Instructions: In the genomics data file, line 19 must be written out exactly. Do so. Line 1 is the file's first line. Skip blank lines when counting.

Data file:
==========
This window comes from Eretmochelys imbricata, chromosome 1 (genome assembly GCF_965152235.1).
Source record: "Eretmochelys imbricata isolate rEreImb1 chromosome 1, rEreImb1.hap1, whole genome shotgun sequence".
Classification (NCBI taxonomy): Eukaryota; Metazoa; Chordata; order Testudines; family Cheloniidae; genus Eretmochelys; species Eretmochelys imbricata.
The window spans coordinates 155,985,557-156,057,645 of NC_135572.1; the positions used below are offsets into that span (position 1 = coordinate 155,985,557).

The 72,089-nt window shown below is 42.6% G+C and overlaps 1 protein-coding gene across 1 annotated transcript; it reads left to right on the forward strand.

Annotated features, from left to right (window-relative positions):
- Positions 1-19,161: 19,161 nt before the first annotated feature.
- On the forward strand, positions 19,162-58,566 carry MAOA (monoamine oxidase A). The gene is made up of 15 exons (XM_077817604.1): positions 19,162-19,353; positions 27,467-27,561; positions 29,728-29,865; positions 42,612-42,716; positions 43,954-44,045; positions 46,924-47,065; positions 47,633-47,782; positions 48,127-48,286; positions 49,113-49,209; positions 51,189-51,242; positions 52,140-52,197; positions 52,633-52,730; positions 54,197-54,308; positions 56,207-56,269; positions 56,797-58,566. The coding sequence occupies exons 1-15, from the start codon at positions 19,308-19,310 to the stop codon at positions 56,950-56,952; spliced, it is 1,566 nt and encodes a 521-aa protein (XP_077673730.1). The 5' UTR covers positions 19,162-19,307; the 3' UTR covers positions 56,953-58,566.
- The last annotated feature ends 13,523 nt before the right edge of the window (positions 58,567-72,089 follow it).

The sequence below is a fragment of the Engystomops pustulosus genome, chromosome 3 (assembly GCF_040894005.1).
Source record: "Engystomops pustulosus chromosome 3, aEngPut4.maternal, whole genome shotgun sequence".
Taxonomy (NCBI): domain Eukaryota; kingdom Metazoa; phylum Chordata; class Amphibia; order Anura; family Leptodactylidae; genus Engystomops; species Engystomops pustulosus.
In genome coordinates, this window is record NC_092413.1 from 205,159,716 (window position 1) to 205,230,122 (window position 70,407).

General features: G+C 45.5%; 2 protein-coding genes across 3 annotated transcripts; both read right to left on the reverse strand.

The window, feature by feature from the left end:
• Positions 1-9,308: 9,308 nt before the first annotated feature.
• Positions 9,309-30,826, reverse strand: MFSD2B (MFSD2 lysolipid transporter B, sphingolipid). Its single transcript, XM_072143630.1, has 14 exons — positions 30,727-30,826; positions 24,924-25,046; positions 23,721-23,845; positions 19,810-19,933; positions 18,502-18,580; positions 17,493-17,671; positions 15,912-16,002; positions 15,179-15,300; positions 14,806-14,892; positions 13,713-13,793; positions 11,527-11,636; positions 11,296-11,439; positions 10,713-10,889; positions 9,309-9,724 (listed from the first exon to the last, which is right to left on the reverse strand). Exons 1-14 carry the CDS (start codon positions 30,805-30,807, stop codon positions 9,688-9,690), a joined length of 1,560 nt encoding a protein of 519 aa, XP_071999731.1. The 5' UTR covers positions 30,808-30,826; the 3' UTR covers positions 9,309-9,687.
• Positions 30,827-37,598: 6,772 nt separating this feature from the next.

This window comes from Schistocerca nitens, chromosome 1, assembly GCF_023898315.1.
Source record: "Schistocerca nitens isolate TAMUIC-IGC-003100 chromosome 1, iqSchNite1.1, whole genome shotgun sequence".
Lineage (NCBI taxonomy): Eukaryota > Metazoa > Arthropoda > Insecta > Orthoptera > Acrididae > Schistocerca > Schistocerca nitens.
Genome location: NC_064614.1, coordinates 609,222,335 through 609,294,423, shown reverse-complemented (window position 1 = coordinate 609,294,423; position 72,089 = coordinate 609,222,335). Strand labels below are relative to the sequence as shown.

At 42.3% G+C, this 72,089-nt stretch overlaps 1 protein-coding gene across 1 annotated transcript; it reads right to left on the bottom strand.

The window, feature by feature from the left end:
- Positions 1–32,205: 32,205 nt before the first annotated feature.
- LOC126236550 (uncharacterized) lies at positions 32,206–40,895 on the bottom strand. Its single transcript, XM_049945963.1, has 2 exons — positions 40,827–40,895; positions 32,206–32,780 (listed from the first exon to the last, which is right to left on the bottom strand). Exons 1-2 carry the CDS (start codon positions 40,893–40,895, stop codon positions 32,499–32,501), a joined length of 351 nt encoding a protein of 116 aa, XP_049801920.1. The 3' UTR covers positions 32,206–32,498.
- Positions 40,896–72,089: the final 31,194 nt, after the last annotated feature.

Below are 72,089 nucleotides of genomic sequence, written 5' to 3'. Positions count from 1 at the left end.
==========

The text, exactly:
This window comes from Schistocerca nitens, chromosome 1, assembly GCF_023898315.1.